Henman: “This issue runs much deeper than a defeat against Lithuania”


Originally published on: 12/03/10 17:20

“This issue runs much deeper than a defeat against Lithuania,” said Tim Henman of British Tennis this week after ruling himself out of the job that has seemingly become the ultimate poisoned chalice.

But while John Lloyd’s position as British Davis Cup coach hangs by a gradually fraying shoestring, if the current captain’s head must roll – the former world No.4 is the only conceivable replacement.

Boris Becker, a three-time former Wimbledon champ and Henman’s fellow sofa pundit, wholeheartedly agrees.

“I would like to see Tim involved in some shape or form because I think he’s a big role model,” he said this week.

And a role model like Henman is exactly what the nation with two of the most significant tournaments – and yet, a collective group of players seemingly worthy of the lowest tier of the Davis Cup – desperately needs.

An immense over-achiever during his time, Henman progressed to at least the fourth round of all four of the Grand Slams. He fought through the emergence of the baseliners to make the semi-finals of the French Open, US Open, and of course, Wimbledon – on four occasions – in an era where his playing style was plummeting out of fashion.

Henman’s ability to raise the hopes of a nation was his finest (and arguably most frustrating) quality, but that ‘Tiger Tim’ fighting spirit is now sorely required by a nation whose best home-grown players have no presence on the world stage.

A comprehensive re-vamp is once again the order of the day for the British game, but in the meantime, what we can’t achieve with raw talent, lets achieve by racking up a few extra miles in the legs and bringing out the odd fist-pump. Ramping up the effort level among our existing players and bringing through a healthy dose of ‘Henmania’ wouldn’t go amiss.

But Henman has no desire to take on a job at the LTA – who operate a system that was not good enough to develop him as a junior – not just yet, anyway.

“Maybe in three years, or in 13 years,” said the former world No.4, and you can’t help but think that the latter would be his preferred option given the current quality of the British crop.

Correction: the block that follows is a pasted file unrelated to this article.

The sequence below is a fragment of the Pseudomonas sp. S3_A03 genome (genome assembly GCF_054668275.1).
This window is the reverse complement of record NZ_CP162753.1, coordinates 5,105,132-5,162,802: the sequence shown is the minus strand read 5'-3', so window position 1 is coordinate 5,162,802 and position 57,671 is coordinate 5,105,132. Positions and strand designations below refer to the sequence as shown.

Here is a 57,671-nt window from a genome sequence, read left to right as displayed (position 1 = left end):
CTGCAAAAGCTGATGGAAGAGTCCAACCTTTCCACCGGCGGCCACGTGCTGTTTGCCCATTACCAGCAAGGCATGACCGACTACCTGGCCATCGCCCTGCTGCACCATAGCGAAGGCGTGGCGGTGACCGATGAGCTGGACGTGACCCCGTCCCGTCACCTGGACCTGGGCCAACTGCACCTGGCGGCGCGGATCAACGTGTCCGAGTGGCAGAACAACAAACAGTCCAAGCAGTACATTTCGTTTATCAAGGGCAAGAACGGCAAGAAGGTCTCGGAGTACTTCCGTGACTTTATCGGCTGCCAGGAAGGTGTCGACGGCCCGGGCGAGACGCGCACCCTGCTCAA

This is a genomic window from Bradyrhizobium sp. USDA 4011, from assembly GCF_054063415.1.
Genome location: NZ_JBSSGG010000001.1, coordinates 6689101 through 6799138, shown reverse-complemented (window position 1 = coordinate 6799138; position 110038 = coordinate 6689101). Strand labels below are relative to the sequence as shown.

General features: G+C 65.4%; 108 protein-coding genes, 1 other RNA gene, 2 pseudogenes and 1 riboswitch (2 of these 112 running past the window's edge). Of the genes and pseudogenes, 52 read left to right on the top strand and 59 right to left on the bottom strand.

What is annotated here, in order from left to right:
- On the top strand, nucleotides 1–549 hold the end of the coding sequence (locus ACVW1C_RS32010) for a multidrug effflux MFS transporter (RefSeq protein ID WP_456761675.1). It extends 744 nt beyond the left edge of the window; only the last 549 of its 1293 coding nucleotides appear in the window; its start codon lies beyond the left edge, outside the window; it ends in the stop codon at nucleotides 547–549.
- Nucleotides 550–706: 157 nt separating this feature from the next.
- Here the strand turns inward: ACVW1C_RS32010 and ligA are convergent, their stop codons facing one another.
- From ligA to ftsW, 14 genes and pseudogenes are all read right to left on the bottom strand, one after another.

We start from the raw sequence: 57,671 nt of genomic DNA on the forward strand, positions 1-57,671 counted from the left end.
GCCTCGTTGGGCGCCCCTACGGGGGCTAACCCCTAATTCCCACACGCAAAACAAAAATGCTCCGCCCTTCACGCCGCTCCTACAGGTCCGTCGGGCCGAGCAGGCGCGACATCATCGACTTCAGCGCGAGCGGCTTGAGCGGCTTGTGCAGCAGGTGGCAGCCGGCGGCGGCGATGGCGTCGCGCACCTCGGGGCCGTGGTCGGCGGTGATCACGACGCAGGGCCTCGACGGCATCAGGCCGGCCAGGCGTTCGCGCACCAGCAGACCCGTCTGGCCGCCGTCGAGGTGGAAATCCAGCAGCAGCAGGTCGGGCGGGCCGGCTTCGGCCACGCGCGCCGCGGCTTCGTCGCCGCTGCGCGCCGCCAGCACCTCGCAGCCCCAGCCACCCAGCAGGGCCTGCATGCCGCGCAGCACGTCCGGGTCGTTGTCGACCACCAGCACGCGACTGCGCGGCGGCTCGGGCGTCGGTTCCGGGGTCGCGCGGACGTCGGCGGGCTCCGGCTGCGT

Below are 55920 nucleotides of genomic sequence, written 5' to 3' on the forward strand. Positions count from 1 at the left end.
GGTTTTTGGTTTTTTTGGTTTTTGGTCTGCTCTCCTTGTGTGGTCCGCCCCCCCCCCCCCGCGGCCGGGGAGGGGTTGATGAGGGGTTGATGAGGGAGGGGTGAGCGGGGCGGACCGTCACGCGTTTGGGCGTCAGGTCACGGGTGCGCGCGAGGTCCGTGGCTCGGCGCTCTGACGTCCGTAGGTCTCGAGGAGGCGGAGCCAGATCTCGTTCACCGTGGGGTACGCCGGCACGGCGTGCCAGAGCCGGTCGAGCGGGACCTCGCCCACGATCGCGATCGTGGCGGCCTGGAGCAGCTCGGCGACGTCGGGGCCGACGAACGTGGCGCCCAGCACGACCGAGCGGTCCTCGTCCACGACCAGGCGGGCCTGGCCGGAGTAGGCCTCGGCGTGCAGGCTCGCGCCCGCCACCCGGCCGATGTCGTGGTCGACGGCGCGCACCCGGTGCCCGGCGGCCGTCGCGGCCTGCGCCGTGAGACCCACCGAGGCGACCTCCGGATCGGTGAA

If not Henman, Britain do not need a new coach, they need new players. But Andy Murray, though he had no part in Great Britain’s embarrassing defeat to Lithuania, believes the players should have the ultimate say should that moment comes to pass.

“I would like to think the players … should have a strong say on who they think should come in,” said the 22-year-old.

“It’s very important the players are comfortable with who the captain is.”

Granted, current captain Lloyd has presided over five straight defeats, but British Tennis has a problem far deeper than its Davis Cup coach, as Murray acknowledges.

“There needs to be passion,” said the Scot, speaking from Indian Wells where he is the lone male British competitor in the 96-strong singles draw.

“We need to have people coaching the young kids who love British tennis and love their country, they can teach them hard work and passion.

“Right now, it’s difficult because of the National Tennis Centre. All the best young British players, when they get to 15, 16, they go train at the National Tennis Centre. Not every single one but 90% of them.

“If I am a young British coach and I have done a great job with a junior and when they get to 16 they get taken away from me, I don’t want to be a coach any more.

“It’s like: ‘What’s the point?’ You don’t get to work with the kid that you brought up and that you’ve trained.”

But while Murray voiced his latest concerns with the development of British youth, Nick Bolletteiri – who has spent many years hitting the right balance coaching juniors to success at his Florida academy –surprisingly defended the LTA.

“To pick one or two people and start calling for them to be removed isn’t a cure-all solution.The blame game won’t work because British tennis has shortcomings with deep cultural and historical roots,” he wrote in his column for, before adding;

“There’s even an argument that Britain is not a “tennis nation”.

A ludicrious suggestion?

Worryingly, those inside the National Tennis Centre seem to be playing to that very tune.


Tim Farthing, Tennishead Editorial Director & Owner, has been a huge tennis fan his whole life. He's a tennis journalist and entrepreneur as well as playing tennis to a national standard. He also helps manage his local club and volunteers for his local tennis organisation. He's a specialist in content about the administration of professional tennis and tennis coaching for all levels.